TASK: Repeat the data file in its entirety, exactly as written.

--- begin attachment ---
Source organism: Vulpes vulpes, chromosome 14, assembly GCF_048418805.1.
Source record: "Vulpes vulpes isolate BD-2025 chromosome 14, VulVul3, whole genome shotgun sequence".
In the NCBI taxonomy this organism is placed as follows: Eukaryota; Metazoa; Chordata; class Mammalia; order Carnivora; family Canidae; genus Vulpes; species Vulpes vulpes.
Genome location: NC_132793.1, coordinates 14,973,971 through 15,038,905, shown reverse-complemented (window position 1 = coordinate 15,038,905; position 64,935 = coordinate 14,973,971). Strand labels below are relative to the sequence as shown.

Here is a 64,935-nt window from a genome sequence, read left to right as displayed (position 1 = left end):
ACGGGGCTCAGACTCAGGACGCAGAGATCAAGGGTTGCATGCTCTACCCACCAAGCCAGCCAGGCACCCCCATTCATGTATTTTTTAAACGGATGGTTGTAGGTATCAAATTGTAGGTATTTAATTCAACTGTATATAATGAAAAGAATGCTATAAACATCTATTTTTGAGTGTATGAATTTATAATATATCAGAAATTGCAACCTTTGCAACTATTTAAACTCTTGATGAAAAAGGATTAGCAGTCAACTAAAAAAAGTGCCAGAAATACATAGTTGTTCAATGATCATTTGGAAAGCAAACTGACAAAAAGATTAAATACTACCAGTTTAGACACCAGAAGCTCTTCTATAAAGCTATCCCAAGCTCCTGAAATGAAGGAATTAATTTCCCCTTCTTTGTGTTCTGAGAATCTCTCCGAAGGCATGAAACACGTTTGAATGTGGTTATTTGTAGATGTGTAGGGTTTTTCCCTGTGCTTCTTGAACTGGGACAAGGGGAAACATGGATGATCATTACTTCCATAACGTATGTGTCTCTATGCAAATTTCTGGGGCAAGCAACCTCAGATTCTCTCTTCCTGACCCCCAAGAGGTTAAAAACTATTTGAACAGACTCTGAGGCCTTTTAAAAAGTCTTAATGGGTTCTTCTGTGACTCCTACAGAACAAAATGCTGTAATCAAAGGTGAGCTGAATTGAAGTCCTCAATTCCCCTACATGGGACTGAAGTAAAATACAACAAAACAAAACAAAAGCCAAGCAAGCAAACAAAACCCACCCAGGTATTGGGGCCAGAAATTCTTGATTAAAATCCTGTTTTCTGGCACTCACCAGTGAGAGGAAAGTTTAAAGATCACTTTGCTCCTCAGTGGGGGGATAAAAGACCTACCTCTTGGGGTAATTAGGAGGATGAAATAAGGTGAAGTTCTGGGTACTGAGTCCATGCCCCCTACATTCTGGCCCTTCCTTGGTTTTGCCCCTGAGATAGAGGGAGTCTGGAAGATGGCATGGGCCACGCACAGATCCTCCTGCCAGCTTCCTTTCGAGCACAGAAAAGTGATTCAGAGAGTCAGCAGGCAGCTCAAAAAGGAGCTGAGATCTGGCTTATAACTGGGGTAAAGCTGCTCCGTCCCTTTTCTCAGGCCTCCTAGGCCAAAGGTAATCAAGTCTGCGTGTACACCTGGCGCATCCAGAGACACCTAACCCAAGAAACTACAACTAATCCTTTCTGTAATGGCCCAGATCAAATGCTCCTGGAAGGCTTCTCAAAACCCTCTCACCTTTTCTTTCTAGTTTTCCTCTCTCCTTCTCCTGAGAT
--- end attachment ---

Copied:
Source organism: Vulpes vulpes, chromosome 14, assembly GCF_048418805.1.
Source record: "Vulpes vulpes isolate BD-2025 chromosome 14, VulVul3, whole genome shotgun sequence".
In the NCBI taxonomy this organism is placed as follows: Eukaryota; Metazoa; Chordata; class Mammalia; order Carnivora; family Canidae; genus Vulpes; species Vulpes vulpes.
Genome location: NC_132793.1, coordinates 14,973,971 through 15,038,905, shown reverse-complemented (window position 1 = coordinate 15,038,905; position 64,935 = coordinate 14,973,971). Strand labels below are relative to the sequence as shown.

Here is a 64,935-nt window from a genome sequence, read left to right as displayed (position 1 = left end):
ACGGGGCTCAGACTCAGGACGCAGAGATCAAGGGTTGCATGCTCTACCCACCAAGCCAGCCAGGCACCCCCATTCATGTATTTTTTAAACGGATGGTTGTAGGTATCAAATTGTAGGTATTTAATTCAACTGTATATAATGAAAAGAATGCTATAAACATCTATTTTTGAGTGTATGAATTTATAATATATCAGAAATTGCAACCTTTGCAACTATTTAAACTCTTGATGAAAAAGGATTAGCAGTCAACTAAAAAAAGTGCCAGAAATACATAGTTGTTCAATGATCATTTGGAAAGCAAACTGACAAAAAGATTAAATACTACCAGTTTAGACACCAGAAGCTCTTCTATAAAGCTATCCCAAGCTCCTGAAATGAAGGAATTAATTTCCCCTTCTTTGTGTTCTGAGAATCTCTCCGAAGGCATGAAACACGTTTGAATGTGGTTATTTGTAGATGTGTAGGGTTTTTCCCTGTGCTTCTTGAACTGGGACAAGGGGAAACATGGATGATCATTACTTCCATAACGTATGTGTCTCTATGCAAATTTCTGGGGCAAGCAACCTCAGATTCTCTCTTCCTGACCCCCAAGAGGTTAAAAACTATTTGAACAGACTCTGAGGCCTTTTAAAAAGTCTTAATGGGTTCTTCTGTGACTCCTACAGAACAAAATGCTGTAATCAAAGGTGAGCTGAATTGAAGTCCTCAATTCCCCTACATGGGACTGAAGTAAAATACAACAAAACAAAACAAAAGCCAAGCAAGCAAACAAAACCCACCCAGGTATTGGGGCCAGAAATTCTTGATTAAAATCCTGTTTTCTGGCACTCACCAGTGAGAGGAAAGTTTAAAGATCACTTTGCTCCTCAGTGGGGGGATAAAAGACCTACCTCTTGGGGTAATTAGGAGGATGAAATAAGGTGAAGTTCTGGGTACTGAGTCCATGCCCCCTACATTCTGGCCCTTCCTTGGTTTTGCCCCTGAGATAGAGGGAGTCTGGAAGATGGCATGGGCCACGCACAGATCCTCCTGCCAGCTTCCTTTCGAGCACAGAAAAGTGATTCAGAGAGTCAGCAGGCAGCTCAAAAAGGAGCTGAGATCTGGCTTATAACTGGGGTAAAGCTGCTCCGTCCCTTTTCTCAGGCCTCCTAGGCCAAAGGTAATCAAGTCTGCGTGTACACCTGGCGCATCCAGAGACACCTAACCCAAGAAACTACAACTAATCCTTTCTGTAATGGCCCAGATCAAATGCTCCTGGAAGGCTTCTCAAAACCCTCTCACCTTTTCTTTCTAGTTTTCCTCTCTCCTTCTCCTGAGAT